TuxJournal ha contattato il presidente della LXDE Foundation, che cura lo sviluppo dell’ambiente desktop creato con l’obiettivo di essere estremamente leggero e reattivo (anche su macchine obsolete) mantenendo al tempo stesso una certa completezza e funzionalità. E’ anche l’ambiente desktop indiziato per dare vita ad un nuovo progetto Canonical: Lubuntu, un sistema operativo pensato per MID basati su architettura ARM e MIPS. Mario ci parla della sua vita, del suo lavoro, dei suoi piani futuri e di cosa si sono detti con Mark Shuttleworth. Insomma, un’intervista da non perdere!
- Hi Mario, thank you for your availability. We want to introduce you to our readers. Can you tell us something about you? What’s your work? What do you do in your life and your spare time?
Not at all, thank you for having me here. Well, it is always difficult to speak about yourself, but I can give you a few ideas. I am working as a consultant and project manager for projects around Free and Open Source software like GNU/Linux, around free and open content like Wikipedia, Open Source hardware like villagetelco.org and free infrastructures and open mesh networks like Freifunk and Ninux.org in Italy. I always loved the idea of a free and selfdetermined life and as a child I dreamed about living in different countries. Growing up in East Berlin I could not have imagined that I could really work in many places all over the world one day.
The fall of the Berlin wall was the most fortunate event in my life. I believe the idea of the people peacefully fighting for the fall of the wall is very similar to the philosophy behind Free Software. So, I am very happy as I am living the life, I wanted to live, working together with all kinds of people in countries from Australia to Afghanistan to France, China, Korea and not to forget also Italy during my studies.
- From how long do you use GNU/Linux and why?
The first time I heard about GNU/Linux was some time around 1996. When I read about the idea I was very fascinated – an operating system that encompasses the idea of freedom and sharing – an amazing idea still today. When I started University in 1997 everyone seemed to use Windows. At that time it was still rather difficult to get around not using Windows as a non-technical person. Microsoft was still dominant and the limitations of Windows, both in regards to technology and incompatibilities with standards to non-Microsoft applications seemed unbridgeable. I continued learning about freely licensed Open Source applications. “Infected by the idea” my desire to switch to a completely free environment was always there. Personally I completely switched to GNU/Linux since 2006 with Ubuntu. In regards to my work I am happy that I am now working with many people in government, NGOs and educational institutions start using computers with a free OS or migrate to free software.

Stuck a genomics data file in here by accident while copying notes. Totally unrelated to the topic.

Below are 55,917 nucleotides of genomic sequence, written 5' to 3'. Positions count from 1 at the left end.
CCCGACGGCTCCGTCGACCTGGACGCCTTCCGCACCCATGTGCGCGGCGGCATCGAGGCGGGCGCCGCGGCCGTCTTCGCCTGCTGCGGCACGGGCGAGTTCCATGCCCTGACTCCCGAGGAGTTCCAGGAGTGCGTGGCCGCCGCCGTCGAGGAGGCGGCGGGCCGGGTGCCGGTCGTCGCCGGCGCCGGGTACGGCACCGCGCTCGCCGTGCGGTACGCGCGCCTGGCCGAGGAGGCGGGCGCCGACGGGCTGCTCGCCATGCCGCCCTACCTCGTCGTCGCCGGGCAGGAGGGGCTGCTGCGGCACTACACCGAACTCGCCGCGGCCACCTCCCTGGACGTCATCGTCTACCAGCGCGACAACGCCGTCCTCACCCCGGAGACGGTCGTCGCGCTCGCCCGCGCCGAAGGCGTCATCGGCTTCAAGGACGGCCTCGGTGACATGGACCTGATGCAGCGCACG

- You are the president of LXDE, one of the most interesting GNU/Linux desktop environments nowadays.
Thank you for the flowers about LXDE. I will tell the developers and contributors about it. Actually, I believe titles like president or CEO are not so important in the FOSS community. It is important, who contributes no matter what title or position he or she has. We founded the LXDE Foundation to support developers and contributors. It is good to have an organization acting as a point of contact and to take care of official partnerships.
- What is LXDE? What’s its philosophy and how and when was born? Why did you decide to create another desktop environment?
LXDE stands for Lightweight X11 Desktop Environment. For people who know Gnome, KDE or XFCE – LXDE is a more lightweight desktop environment. It is our goal to create a faster, easier to use and more energy efficient desktop system and we have achieved already quite a bit of that. The project was started by PCMan aka Hong Yen Jee from Taiwan in 2005 and now has a community all over the world. LXDE uses less CPU and less RAM. It is especially designed for cloud computers with low hardware specifications like netbooks, mobile devices as well as older computers. As LXDE is a desktop environment, it can be used with different Linux distributions. Contributors have packages LXDE for most distributions already. It is available as a standard choice in Debian and available for Ubuntu. Fedora has a very active team lead by Christoph Wickert. Commercial vendors like Mandriva include LXDE components in their netbooks. Of course there are always many things to improve as well and we welcome everyone to join us. Just check out join.lxde.org.